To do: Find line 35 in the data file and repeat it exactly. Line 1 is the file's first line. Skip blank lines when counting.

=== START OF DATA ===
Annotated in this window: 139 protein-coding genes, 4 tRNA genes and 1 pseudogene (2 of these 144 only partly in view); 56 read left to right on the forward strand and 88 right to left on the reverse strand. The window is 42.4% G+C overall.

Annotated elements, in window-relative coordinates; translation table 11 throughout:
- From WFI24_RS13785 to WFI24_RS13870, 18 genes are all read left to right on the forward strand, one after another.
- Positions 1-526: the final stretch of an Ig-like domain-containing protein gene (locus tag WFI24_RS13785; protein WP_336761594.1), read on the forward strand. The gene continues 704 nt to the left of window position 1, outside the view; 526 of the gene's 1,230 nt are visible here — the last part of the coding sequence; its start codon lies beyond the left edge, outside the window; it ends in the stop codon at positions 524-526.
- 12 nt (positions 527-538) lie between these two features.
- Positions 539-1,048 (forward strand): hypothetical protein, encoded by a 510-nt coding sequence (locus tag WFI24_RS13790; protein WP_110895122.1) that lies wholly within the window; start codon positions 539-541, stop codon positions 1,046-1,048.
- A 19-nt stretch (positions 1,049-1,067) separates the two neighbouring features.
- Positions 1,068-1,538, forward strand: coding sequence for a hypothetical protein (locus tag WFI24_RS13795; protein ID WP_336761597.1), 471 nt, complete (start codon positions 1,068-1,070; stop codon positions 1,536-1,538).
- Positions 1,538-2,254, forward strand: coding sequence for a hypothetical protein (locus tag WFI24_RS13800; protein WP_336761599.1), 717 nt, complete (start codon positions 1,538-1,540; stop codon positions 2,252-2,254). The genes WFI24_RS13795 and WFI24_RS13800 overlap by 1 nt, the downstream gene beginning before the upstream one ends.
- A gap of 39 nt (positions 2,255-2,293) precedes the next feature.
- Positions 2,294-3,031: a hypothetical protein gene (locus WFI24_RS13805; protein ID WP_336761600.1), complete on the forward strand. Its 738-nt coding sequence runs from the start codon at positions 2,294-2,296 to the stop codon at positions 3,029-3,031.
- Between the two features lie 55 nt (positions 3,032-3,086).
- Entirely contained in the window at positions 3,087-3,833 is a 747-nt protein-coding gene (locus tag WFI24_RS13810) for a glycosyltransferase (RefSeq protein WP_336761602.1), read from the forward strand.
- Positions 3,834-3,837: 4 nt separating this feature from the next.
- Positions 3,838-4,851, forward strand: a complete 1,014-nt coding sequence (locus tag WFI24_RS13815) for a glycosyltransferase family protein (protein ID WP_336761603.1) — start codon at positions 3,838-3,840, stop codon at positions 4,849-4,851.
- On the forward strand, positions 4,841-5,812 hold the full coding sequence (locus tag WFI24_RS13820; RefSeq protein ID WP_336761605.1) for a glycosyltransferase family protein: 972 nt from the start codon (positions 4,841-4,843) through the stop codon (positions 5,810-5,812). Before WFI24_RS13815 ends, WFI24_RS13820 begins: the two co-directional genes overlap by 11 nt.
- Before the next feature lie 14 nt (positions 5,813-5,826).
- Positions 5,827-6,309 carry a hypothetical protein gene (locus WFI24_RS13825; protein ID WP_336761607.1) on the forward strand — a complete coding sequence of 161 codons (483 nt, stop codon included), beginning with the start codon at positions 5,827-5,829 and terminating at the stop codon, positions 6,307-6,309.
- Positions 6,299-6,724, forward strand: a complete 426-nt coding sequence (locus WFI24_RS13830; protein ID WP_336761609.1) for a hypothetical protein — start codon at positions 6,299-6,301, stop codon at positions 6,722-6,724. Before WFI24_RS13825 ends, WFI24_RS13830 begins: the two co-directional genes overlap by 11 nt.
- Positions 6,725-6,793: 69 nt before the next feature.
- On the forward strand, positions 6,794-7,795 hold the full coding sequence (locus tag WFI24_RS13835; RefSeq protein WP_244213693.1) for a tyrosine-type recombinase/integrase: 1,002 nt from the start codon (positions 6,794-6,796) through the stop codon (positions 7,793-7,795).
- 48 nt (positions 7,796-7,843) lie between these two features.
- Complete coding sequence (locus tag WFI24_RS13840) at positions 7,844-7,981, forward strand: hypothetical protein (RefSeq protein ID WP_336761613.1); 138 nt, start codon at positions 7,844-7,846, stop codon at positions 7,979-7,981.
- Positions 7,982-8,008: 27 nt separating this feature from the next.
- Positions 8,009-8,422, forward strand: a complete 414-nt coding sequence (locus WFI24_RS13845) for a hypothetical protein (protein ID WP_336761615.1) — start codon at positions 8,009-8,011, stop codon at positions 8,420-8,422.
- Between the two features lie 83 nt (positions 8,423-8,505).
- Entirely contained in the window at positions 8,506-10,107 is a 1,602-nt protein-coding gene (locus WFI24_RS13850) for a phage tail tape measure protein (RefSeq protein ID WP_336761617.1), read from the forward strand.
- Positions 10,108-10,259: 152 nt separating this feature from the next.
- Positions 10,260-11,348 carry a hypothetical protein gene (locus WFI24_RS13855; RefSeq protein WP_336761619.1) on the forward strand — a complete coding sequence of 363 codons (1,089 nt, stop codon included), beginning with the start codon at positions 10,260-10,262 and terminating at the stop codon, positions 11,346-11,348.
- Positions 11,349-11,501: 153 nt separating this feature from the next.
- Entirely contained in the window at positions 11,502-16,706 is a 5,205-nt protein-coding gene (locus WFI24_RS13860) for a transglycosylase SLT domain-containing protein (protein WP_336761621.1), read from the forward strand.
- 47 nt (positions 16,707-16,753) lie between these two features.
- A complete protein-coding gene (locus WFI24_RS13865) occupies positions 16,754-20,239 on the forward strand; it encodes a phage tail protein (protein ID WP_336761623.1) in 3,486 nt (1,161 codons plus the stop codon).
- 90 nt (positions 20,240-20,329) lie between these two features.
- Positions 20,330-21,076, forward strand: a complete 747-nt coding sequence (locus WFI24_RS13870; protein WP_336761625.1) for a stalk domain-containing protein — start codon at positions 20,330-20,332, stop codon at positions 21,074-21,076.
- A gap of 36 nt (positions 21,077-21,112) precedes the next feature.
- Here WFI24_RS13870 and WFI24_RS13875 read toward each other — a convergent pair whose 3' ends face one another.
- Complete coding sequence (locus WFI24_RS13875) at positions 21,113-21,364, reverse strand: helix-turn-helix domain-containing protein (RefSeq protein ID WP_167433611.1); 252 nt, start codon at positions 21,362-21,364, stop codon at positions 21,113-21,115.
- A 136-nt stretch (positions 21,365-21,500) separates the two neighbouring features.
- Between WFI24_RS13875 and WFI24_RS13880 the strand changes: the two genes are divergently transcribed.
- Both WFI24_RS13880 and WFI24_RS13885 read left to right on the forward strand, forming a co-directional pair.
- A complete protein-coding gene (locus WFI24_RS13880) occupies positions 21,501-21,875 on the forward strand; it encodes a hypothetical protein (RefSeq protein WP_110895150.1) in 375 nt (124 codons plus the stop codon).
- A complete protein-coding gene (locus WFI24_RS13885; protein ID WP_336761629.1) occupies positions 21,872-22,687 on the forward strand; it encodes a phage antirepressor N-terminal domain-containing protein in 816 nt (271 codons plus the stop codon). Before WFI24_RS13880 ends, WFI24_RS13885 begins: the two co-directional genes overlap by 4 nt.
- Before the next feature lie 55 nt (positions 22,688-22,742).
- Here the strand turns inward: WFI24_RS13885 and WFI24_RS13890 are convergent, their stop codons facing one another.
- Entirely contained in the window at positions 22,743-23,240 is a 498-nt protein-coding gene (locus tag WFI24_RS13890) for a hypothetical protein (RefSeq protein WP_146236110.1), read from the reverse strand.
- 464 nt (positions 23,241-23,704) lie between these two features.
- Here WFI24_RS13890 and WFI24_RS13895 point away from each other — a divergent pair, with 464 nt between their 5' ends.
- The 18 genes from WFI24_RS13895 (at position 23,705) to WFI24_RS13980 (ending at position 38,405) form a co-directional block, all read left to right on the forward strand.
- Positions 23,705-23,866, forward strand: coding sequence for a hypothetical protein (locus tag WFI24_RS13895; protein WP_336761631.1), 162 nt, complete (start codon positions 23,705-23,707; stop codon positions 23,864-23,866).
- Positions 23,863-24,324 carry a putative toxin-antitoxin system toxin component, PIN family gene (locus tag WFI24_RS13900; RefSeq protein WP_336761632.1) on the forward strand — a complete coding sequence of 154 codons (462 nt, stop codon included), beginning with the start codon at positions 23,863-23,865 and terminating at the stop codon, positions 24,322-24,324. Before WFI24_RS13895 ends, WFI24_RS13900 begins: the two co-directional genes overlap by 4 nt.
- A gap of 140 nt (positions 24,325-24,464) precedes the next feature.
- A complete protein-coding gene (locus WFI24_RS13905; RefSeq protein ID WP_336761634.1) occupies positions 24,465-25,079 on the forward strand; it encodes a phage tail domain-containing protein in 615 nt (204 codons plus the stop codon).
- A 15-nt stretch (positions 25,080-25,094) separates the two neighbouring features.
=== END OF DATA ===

- Positions 20,330-21,076, forward strand: a complete 747-nt coding sequence (locus WFI24_RS13870; protein WP_336761625.1) for a stalk domain-containing protein — start codon at positions 20,330-20,332, stop codon at positions 21,074-21,076.